Tag Archives: Fiber Art

Ypsi Alloy Studio Collective

“Ypsi is the Brooklyn to Ann Arbor’s Manhattan”… or so I’ve heard. What’s meant by that, I suppose, is that despite Ann Arbor’s reputation as a cultural mecca, the increase  in real estate prices and taxes over the last few decades has driven artists and creatives of all kinds to relocate from Ann Arbor to cheaper digs in neighboring Ypsilanti. A vibrant underground arts scene has emerged there recently and I got  a chance to at least start exploring it by visiting Ypsi Alloy Studio Collective during First Friday’s monthly crawl of studios and galleries.

Ypsi Alloy Studio Collective  is a new kind of art animal, part open studio, part maker space. It’s  located in a big warehouse- type building in an industrial park on the outskirts of town.  The  artists share space, tools, utility costs  and inspiration.  I was immediately struck by the collegial atmosphere.

All the artists, most of whom are graduates of Eastern Michigan University, (5 of 12 were in attendance) are very focused on the making of objects that occupy the intersection of craft and fine art. The zeitgeist of southeastern Michigan is still very much  one of the manufacturing of things and these graduates of  Eastern Michigan University’s Art Department seem to reflect that.

Ypsi Alloy Studios 2
Jaw by Jessica Tenbusch

I knew only one of the artists going in: Jessica Tenbusch, a metalsmith and sculptor with whom I had shown work at the Walter E. Terhune Gallery in Perrysburg, Ohio, earlier this year.  Jessica was awarded a  prize for her sculpture, no doubt  the first of many honors to come. In her art practice, Tenbusch combines silver metalwork and  found natural objects such as bones, antlers, animals preserved in resin and the like. You can see more of her art here. Her work is mostly small scale, reflecting the size of the natural objects she incorporates into her sculptures.  Her objects and silver jewelry evoke her interest in the interplay between life and death in the natural world.

cathy jacobs
Window in Aqua by Cathy Jacobs

I had an interesting conversation with Cathy Jacobs about her journey from painter to fiber artist; One particularly thoughtful piece was Window in Aqua, a series of handwoven translucent scrims suspended from a wooden framework.  The artwork is meant to be both seen and seen through.

I was also impressed by the furniture  of Lauren Mleczko and Molly Doak of Lomo Collective. They make furniture from an inventive array of re-purposed chair parts, laminated plywood and found woods, sometimes going so far as to hand weave and dye the fabrics they employ in their upholstery.

Plenty of art remains still to be seen in Ypsilanti (I barely scratched the surface), but I will have to wait until the next First Friday in July.  And I’m looking forward to seeing the work of the other 9 artists at Ypsi Alloy Studio Collective soon.

Molly Doaks 4
Handmade bench with hand woven upholstery fabric by Lomo Collective

First Fridays Ypsilanti is a self-guided art walk that happens on the First Friday of each month.  All venues provide free art events including displayed art, live music, art workshops, puppet shows and more.  For more information go to FirstFridaysYpsi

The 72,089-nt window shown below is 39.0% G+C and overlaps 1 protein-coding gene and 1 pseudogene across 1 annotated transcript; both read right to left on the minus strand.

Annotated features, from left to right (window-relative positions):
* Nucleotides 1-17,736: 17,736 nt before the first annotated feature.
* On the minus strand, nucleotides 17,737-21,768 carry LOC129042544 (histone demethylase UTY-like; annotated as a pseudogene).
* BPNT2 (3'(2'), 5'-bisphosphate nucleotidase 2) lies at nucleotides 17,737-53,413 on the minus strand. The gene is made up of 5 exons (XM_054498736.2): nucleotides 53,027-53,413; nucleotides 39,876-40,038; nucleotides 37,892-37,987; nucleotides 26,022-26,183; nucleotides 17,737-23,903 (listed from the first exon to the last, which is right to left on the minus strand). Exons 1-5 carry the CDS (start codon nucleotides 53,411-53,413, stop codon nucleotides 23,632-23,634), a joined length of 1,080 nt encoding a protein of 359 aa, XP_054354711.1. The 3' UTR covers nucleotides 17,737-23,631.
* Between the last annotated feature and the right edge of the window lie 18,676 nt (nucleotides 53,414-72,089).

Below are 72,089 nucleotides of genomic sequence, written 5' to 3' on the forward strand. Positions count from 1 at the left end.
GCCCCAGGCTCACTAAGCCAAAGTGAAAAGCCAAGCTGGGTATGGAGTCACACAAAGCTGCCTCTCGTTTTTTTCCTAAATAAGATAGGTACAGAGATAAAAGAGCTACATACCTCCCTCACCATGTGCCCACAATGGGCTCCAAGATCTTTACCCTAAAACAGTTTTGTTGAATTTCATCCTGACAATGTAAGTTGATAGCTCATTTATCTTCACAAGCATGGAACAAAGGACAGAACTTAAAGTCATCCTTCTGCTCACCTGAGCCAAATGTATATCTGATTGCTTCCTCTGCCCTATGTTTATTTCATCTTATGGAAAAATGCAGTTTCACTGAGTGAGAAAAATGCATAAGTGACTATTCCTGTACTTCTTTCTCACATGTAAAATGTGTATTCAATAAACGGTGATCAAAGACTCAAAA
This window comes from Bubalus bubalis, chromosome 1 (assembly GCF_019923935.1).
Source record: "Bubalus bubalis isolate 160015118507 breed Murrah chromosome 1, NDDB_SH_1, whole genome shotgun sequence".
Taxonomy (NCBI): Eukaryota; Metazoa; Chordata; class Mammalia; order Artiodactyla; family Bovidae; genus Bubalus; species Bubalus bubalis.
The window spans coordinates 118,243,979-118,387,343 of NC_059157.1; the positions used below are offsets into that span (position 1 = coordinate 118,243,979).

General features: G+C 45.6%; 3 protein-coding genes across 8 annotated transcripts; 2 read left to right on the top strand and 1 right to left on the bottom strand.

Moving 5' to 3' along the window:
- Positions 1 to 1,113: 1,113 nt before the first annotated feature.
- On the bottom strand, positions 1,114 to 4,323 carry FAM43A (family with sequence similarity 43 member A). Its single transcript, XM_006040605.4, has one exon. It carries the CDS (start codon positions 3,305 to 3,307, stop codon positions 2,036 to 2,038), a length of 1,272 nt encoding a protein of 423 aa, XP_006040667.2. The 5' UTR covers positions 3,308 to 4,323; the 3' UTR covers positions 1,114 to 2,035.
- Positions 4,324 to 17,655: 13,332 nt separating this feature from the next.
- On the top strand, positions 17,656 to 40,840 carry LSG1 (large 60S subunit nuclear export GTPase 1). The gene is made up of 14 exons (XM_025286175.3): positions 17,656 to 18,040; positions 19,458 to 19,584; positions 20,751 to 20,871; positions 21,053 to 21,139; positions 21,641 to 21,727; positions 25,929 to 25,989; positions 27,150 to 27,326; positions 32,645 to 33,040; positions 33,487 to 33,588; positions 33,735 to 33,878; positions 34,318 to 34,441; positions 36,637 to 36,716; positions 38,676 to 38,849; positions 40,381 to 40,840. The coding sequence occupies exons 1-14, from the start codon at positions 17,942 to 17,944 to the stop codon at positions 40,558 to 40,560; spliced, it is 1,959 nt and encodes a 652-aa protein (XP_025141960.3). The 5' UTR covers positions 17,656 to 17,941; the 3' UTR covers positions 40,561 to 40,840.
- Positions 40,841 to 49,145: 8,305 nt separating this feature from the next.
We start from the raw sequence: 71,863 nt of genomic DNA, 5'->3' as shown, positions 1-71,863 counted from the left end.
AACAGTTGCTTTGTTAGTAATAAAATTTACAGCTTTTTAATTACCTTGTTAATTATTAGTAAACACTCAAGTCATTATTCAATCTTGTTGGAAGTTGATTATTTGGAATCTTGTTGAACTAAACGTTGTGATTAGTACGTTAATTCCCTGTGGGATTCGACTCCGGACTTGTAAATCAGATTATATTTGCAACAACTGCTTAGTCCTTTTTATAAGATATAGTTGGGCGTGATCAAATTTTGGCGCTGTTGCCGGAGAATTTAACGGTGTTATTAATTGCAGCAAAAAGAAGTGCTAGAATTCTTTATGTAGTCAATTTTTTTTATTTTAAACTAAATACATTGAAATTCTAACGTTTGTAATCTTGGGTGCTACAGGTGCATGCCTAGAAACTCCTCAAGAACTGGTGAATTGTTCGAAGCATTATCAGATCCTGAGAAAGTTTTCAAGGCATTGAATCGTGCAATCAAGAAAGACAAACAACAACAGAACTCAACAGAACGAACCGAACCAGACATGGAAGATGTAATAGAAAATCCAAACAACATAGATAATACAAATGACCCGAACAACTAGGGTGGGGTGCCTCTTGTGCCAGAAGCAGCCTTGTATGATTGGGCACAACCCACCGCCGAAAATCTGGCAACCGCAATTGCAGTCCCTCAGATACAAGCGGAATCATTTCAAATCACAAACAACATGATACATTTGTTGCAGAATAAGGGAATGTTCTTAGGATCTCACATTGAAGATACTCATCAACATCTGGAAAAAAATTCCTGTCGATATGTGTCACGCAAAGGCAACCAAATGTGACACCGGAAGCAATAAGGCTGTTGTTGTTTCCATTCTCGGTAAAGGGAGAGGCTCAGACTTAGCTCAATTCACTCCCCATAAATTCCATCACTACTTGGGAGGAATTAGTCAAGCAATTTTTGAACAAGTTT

Beauty is Strange…

and this strangeness differentiates it from prettiness, which is no ordinary thing.”                    Fred Tomaselli 2008

In Keep Looking: Fred Tomaselli’s Birds, now on exhibit at the Toledo Museum of Art,  the artworks first soothe and attract, then disquiet and disturb.  This  show is part of a series featuring   bird-related imagery which is held biennially in conjunction with a prominent yearly convention of birders in the Toledo area.  While this is as good a pretext as any for bringing this work to the rust belt, it doesn’t begin to describe the importance and interest of this artist.

Tomaselli Mob
Mob 2016

I have been a fan of Fred Tomaselli’s paintings for years, and looked forward to this golden opportunity to see them in person without buying a plane ticket (thanks TMA!) This show includes 5 paintings, a tapestry and a few assorted works on paper, all installed in Gallery 6 of the museum’s contemporary art wing.

The first thing you respond to in looking at a Tomaselli painting is its sheer obsessive  and hallucinatory beauty. The paintings feature layers of meticulously collaged images covered in resin and then over-painted.  The black backgrounds evoke night skies and acid trips. Though it isn’t mentioned in the accompanying museum text, it’s clear that Tomaselli is no stranger to altered states.

artwork_images_117082_505034_fred-tomaselli
Bird Battle

I loved all these paintings, but my favorite was Bird Battle (1997). The subdued palette and obsessive repetition of cutout birds with human eyes and (actual) hemp leaves put me in mind of some outsider visionary art.  From a distance the painting delivers a pleasurable punch of decorative pattern.  But as you draw near you see that this is a savage battle of all against all.  Birds attack each other in the air and in the trees, with many lying newly dead on the ground.  Tomaselli has distilled in one image all the beauty and all the cruelty of nature. In other pieces in this show, birds attack each other (Bird Mob), eat insects (Starling) and steal fruit (Migrant Fruit Thugs) but because the paintings are so intricately gorgeous  you can’t look away. You must keep looking.

Keep Looking: Fred Tomaselli’s Birds is on exhibit until August 7.  To see this must-see work and to get more information about hours and directions to the Toledo Museum of Art go here